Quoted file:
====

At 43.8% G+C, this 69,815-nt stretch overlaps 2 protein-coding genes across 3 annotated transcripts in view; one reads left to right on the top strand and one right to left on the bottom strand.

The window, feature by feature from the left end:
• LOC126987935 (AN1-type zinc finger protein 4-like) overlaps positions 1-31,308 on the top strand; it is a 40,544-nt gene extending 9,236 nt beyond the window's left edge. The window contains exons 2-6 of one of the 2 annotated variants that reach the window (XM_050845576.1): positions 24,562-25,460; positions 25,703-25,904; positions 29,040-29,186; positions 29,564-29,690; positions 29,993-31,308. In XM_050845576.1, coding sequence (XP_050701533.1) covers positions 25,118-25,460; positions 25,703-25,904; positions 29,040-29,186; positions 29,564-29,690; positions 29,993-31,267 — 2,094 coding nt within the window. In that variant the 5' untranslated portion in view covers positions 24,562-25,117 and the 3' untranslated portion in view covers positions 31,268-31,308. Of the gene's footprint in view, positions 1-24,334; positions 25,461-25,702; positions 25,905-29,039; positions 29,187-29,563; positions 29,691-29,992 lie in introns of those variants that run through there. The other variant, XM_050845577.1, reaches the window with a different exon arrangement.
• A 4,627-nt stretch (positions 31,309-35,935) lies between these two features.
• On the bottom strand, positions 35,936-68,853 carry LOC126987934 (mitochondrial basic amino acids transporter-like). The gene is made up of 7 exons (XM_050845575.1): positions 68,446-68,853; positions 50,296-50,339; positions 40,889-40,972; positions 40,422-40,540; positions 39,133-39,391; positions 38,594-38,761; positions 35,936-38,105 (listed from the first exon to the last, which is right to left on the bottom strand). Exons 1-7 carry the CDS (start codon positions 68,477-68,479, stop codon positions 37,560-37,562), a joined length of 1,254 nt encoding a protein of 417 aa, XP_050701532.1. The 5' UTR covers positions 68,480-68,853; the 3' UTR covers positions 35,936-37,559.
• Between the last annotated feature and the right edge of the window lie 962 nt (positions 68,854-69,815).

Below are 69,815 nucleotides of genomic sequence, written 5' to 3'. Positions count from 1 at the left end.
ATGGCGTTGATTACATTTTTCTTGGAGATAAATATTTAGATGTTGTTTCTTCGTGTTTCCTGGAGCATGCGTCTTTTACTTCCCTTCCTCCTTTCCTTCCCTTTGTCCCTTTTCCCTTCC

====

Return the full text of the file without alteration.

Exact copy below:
At 43.8% G+C, this 69,815-nt stretch overlaps 2 protein-coding genes across 3 annotated transcripts in view; one reads left to right on the top strand and one right to left on the bottom strand.

The window, feature by feature from the left end:
• LOC126987935 (AN1-type zinc finger protein 4-like) overlaps positions 1-31,308 on the top strand; it is a 40,544-nt gene extending 9,236 nt beyond the window's left edge. The window contains exons 2-6 of one of the 2 annotated variants that reach the window (XM_050845576.1): positions 24,562-25,460; positions 25,703-25,904; positions 29,040-29,186; positions 29,564-29,690; positions 29,993-31,308. In XM_050845576.1, coding sequence (XP_050701533.1) covers positions 25,118-25,460; positions 25,703-25,904; positions 29,040-29,186; positions 29,564-29,690; positions 29,993-31,267 — 2,094 coding nt within the window. In that variant the 5' untranslated portion in view covers positions 24,562-25,117 and the 3' untranslated portion in view covers positions 31,268-31,308. Of the gene's footprint in view, positions 1-24,334; positions 25,461-25,702; positions 25,905-29,039; positions 29,187-29,563; positions 29,691-29,992 lie in introns of those variants that run through there. The other variant, XM_050845577.1, reaches the window with a different exon arrangement.
• A 4,627-nt stretch (positions 31,309-35,935) lies between these two features.
• On the bottom strand, positions 35,936-68,853 carry LOC126987934 (mitochondrial basic amino acids transporter-like). The gene is made up of 7 exons (XM_050845575.1): positions 68,446-68,853; positions 50,296-50,339; positions 40,889-40,972; positions 40,422-40,540; positions 39,133-39,391; positions 38,594-38,761; positions 35,936-38,105 (listed from the first exon to the last, which is right to left on the bottom strand). Exons 1-7 carry the CDS (start codon positions 68,477-68,479, stop codon positions 37,560-37,562), a joined length of 1,254 nt encoding a protein of 417 aa, XP_050701532.1. The 5' UTR covers positions 68,480-68,853; the 3' UTR covers positions 35,936-37,559.
• Between the last annotated feature and the right edge of the window lie 962 nt (positions 68,854-69,815).

Below are 69,815 nucleotides of genomic sequence, written 5' to 3'. Positions count from 1 at the left end.
ATGGCGTTGATTACATTTTTCTTGGAGATAAATATTTAGATGTTGTTTCTTCGTGTTTCCTGGAGCATGCGTCTTTTACTTCCCTTCCTCCTTTCCTTCCCTTTGTCCCTTTTCCCTTCC